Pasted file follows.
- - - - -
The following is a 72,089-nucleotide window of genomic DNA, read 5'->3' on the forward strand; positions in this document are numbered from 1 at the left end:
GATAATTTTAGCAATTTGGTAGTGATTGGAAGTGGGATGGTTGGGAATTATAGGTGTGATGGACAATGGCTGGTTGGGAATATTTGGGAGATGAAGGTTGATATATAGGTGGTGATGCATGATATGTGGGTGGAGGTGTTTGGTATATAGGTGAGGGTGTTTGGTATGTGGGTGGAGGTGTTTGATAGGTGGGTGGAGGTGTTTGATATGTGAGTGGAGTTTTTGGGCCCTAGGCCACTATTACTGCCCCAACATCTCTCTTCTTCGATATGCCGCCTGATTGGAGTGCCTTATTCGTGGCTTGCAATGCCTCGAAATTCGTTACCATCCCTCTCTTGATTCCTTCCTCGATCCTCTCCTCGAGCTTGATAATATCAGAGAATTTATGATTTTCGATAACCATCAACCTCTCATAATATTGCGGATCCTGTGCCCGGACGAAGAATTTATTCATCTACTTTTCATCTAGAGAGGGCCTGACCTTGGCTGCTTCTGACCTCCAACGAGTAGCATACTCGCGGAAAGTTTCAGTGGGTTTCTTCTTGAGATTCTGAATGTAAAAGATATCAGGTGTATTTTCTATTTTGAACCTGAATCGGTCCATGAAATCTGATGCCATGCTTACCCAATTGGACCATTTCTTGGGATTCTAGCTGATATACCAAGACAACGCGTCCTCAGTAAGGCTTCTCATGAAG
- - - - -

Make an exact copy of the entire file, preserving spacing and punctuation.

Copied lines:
The following is a 72,089-nucleotide window of genomic DNA, read 5'->3' on the forward strand; positions in this document are numbered from 1 at the left end:
GATAATTTTAGCAATTTGGTAGTGATTGGAAGTGGGATGGTTGGGAATTATAGGTGTGATGGACAATGGCTGGTTGGGAATATTTGGGAGATGAAGGTTGATATATAGGTGGTGATGCATGATATGTGGGTGGAGGTGTTTGGTATATAGGTGAGGGTGTTTGGTATGTGGGTGGAGGTGTTTGATAGGTGGGTGGAGGTGTTTGATATGTGAGTGGAGTTTTTGGGCCCTAGGCCACTATTACTGCCCCAACATCTCTCTTCTTCGATATGCCGCCTGATTGGAGTGCCTTATTCGTGGCTTGCAATGCCTCGAAATTCGTTACCATCCCTCTCTTGATTCCTTCCTCGATCCTCTCCTCGAGCTTGATAATATCAGAGAATTTATGATTTTCGATAACCATCAACCTCTCATAATATTGCGGATCCTGTGCCCGGACGAAGAATTTATTCATCTACTTTTCATCTAGAGAGGGCCTGACCTTGGCTGCTTCTGACCTCCAACGAGTAGCATACTCGCGGAAAGTTTCAGTGGGTTTCTTCTTGAGATTCTGAATGTAAAAGATATCAGGTGTATTTTCTATTTTGAACCTGAATCGGTCCATGAAATCTGATGCCATGCTTACCCAATTGGACCATTTCTTGGGATTCTAGCTGATATACCAAGACAACGCGTCCTCAGTAAGGCTTCTCATGAAG